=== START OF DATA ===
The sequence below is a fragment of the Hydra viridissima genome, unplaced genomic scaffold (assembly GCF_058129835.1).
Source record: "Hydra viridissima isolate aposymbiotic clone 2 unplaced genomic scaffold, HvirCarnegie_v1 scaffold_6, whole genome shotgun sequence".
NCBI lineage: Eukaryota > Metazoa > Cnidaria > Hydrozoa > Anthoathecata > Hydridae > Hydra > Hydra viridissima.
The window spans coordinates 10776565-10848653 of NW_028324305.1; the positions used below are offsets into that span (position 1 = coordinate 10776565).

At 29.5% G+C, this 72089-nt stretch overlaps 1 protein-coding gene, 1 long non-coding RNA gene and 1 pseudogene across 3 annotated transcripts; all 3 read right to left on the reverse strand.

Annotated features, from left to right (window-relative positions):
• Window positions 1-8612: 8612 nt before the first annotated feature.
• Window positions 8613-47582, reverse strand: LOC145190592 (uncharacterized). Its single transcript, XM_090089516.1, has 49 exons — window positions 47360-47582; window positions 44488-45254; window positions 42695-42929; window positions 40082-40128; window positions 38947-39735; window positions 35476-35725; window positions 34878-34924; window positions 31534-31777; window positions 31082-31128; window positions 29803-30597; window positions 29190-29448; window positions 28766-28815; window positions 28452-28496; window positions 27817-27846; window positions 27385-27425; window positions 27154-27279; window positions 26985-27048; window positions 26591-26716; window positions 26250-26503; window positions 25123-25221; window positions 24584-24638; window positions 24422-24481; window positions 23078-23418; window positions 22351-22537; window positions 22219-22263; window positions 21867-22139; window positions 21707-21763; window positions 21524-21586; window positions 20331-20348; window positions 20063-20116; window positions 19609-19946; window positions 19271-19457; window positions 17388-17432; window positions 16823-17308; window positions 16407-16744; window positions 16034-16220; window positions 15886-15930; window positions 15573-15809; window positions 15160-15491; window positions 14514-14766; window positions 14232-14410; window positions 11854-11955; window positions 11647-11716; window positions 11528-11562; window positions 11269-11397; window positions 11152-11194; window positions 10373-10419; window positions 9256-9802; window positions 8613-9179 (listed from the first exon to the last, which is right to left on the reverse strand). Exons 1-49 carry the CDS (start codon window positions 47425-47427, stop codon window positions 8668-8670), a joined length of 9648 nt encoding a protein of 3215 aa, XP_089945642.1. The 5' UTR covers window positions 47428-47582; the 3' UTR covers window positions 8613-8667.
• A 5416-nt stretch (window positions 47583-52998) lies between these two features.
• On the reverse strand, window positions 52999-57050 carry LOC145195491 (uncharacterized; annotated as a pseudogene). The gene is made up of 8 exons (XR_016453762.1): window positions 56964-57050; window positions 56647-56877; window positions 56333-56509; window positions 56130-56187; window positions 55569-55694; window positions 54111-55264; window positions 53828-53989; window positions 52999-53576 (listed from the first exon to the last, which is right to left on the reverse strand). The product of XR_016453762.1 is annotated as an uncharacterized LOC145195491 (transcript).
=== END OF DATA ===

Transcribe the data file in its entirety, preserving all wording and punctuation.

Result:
The sequence below is a fragment of the Hydra viridissima genome, unplaced genomic scaffold (assembly GCF_058129835.1).
Source record: "Hydra viridissima isolate aposymbiotic clone 2 unplaced genomic scaffold, HvirCarnegie_v1 scaffold_6, whole genome shotgun sequence".
NCBI lineage: Eukaryota > Metazoa > Cnidaria > Hydrozoa > Anthoathecata > Hydridae > Hydra > Hydra viridissima.
The window spans coordinates 10776565-10848653 of NW_028324305.1; the positions used below are offsets into that span (position 1 = coordinate 10776565).

At 29.5% G+C, this 72089-nt stretch overlaps 1 protein-coding gene, 1 long non-coding RNA gene and 1 pseudogene across 3 annotated transcripts; all 3 read right to left on the reverse strand.

Annotated features, from left to right (window-relative positions):
• Window positions 1-8612: 8612 nt before the first annotated feature.
• Window positions 8613-47582, reverse strand: LOC145190592 (uncharacterized). Its single transcript, XM_090089516.1, has 49 exons — window positions 47360-47582; window positions 44488-45254; window positions 42695-42929; window positions 40082-40128; window positions 38947-39735; window positions 35476-35725; window positions 34878-34924; window positions 31534-31777; window positions 31082-31128; window positions 29803-30597; window positions 29190-29448; window positions 28766-28815; window positions 28452-28496; window positions 27817-27846; window positions 27385-27425; window positions 27154-27279; window positions 26985-27048; window positions 26591-26716; window positions 26250-26503; window positions 25123-25221; window positions 24584-24638; window positions 24422-24481; window positions 23078-23418; window positions 22351-22537; window positions 22219-22263; window positions 21867-22139; window positions 21707-21763; window positions 21524-21586; window positions 20331-20348; window positions 20063-20116; window positions 19609-19946; window positions 19271-19457; window positions 17388-17432; window positions 16823-17308; window positions 16407-16744; window positions 16034-16220; window positions 15886-15930; window positions 15573-15809; window positions 15160-15491; window positions 14514-14766; window positions 14232-14410; window positions 11854-11955; window positions 11647-11716; window positions 11528-11562; window positions 11269-11397; window positions 11152-11194; window positions 10373-10419; window positions 9256-9802; window positions 8613-9179 (listed from the first exon to the last, which is right to left on the reverse strand). Exons 1-49 carry the CDS (start codon window positions 47425-47427, stop codon window positions 8668-8670), a joined length of 9648 nt encoding a protein of 3215 aa, XP_089945642.1. The 5' UTR covers window positions 47428-47582; the 3' UTR covers window positions 8613-8667.
• A 5416-nt stretch (window positions 47583-52998) lies between these two features.
• On the reverse strand, window positions 52999-57050 carry LOC145195491 (uncharacterized; annotated as a pseudogene). The gene is made up of 8 exons (XR_016453762.1): window positions 56964-57050; window positions 56647-56877; window positions 56333-56509; window positions 56130-56187; window positions 55569-55694; window positions 54111-55264; window positions 53828-53989; window positions 52999-53576 (listed from the first exon to the last, which is right to left on the reverse strand). The product of XR_016453762.1 is annotated as an uncharacterized LOC145195491 (transcript).